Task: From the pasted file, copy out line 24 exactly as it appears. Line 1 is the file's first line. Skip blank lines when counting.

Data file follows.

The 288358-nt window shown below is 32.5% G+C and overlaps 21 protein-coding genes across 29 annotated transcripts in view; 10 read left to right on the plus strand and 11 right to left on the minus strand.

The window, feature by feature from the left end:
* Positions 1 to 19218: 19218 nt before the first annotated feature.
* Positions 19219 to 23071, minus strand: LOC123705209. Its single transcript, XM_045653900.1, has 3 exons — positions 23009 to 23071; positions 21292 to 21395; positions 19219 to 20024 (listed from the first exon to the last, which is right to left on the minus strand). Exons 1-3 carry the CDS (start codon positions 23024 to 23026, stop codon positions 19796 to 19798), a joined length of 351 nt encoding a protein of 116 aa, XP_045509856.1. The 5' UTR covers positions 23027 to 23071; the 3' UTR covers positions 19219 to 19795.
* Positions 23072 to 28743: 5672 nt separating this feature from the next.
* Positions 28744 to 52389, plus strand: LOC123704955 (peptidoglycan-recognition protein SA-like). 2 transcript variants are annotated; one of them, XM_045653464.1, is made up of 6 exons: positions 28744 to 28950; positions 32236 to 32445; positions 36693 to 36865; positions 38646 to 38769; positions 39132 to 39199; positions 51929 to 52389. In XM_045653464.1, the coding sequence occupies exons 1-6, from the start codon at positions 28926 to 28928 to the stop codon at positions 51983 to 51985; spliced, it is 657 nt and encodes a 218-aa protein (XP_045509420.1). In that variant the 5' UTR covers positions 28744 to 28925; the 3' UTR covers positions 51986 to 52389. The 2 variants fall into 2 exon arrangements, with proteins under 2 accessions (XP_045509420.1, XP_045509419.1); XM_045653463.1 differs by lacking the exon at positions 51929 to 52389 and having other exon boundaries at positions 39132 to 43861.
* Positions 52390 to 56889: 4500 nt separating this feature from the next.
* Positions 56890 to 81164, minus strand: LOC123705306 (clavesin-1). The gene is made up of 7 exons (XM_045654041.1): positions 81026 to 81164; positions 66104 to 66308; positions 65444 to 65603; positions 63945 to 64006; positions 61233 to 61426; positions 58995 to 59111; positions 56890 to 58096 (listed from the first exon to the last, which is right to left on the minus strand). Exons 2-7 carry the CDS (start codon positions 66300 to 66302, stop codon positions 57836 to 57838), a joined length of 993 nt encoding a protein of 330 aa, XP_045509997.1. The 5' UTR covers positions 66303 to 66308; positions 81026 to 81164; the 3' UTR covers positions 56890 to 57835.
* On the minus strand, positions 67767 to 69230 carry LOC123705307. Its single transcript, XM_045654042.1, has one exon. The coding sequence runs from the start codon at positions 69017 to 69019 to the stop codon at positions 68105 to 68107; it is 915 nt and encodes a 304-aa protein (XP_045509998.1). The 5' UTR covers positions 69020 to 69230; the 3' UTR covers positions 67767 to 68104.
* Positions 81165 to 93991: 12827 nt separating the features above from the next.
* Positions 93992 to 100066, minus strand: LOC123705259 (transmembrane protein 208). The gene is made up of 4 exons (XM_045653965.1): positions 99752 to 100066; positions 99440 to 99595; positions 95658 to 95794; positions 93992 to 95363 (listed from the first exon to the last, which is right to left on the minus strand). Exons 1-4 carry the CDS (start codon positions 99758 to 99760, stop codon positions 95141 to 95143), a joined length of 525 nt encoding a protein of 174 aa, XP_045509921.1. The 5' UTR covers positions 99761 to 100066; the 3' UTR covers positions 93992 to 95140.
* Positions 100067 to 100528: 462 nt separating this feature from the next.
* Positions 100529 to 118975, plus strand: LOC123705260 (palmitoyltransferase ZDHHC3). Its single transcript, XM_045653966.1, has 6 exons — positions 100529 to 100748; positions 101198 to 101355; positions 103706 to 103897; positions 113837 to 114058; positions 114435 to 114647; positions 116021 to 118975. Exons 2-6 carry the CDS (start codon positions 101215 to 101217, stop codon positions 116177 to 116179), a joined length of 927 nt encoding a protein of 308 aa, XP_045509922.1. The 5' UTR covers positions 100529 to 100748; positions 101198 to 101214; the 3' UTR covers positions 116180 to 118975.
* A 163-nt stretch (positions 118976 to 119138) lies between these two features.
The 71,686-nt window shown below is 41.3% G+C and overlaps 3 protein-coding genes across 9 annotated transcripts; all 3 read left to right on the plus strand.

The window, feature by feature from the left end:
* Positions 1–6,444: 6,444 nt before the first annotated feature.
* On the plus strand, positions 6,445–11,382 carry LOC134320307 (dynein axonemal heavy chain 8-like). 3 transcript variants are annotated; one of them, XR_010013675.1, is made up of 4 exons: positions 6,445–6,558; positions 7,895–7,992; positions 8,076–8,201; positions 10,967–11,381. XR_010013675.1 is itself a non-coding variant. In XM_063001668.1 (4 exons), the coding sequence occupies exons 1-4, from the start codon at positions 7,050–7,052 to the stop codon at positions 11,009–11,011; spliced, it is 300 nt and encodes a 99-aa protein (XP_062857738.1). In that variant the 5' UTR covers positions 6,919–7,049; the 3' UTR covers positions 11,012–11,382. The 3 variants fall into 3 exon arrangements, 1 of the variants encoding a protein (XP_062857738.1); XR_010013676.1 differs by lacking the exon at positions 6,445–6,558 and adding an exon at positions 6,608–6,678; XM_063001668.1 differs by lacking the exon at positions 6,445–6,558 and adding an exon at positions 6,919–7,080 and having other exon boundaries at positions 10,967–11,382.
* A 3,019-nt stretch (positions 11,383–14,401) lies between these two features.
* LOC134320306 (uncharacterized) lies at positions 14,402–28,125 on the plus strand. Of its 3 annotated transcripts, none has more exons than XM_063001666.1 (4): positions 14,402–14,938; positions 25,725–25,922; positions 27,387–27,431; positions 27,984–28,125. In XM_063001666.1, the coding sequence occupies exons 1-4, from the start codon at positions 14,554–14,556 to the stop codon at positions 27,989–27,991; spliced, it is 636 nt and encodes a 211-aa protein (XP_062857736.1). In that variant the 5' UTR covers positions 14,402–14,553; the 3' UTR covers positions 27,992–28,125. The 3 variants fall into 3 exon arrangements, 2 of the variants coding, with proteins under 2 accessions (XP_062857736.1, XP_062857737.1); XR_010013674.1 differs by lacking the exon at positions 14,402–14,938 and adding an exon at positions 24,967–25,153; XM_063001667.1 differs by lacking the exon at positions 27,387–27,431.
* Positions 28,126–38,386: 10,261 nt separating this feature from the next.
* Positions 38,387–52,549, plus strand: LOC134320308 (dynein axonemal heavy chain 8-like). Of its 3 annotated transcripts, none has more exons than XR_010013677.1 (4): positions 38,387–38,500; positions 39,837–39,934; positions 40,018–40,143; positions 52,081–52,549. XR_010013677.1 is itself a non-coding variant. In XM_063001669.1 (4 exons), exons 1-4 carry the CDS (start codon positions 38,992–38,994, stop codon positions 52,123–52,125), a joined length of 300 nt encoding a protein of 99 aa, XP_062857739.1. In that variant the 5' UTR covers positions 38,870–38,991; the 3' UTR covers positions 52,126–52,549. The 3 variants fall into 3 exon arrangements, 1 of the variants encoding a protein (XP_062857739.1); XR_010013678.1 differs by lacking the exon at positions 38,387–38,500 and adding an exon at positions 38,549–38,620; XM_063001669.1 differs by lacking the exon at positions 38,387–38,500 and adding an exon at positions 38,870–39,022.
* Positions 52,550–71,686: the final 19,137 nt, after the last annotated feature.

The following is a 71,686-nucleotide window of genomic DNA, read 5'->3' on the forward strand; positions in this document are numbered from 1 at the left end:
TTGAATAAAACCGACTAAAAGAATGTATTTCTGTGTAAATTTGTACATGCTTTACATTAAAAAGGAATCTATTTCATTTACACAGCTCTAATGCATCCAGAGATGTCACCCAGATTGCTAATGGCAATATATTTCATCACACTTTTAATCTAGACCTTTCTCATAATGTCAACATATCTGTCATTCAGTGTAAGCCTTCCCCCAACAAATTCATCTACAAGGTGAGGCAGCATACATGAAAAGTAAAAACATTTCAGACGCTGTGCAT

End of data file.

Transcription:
The following is a 71,686-nucleotide window of genomic DNA, read 5'->3' on the forward strand; positions in this document are numbered from 1 at the left end: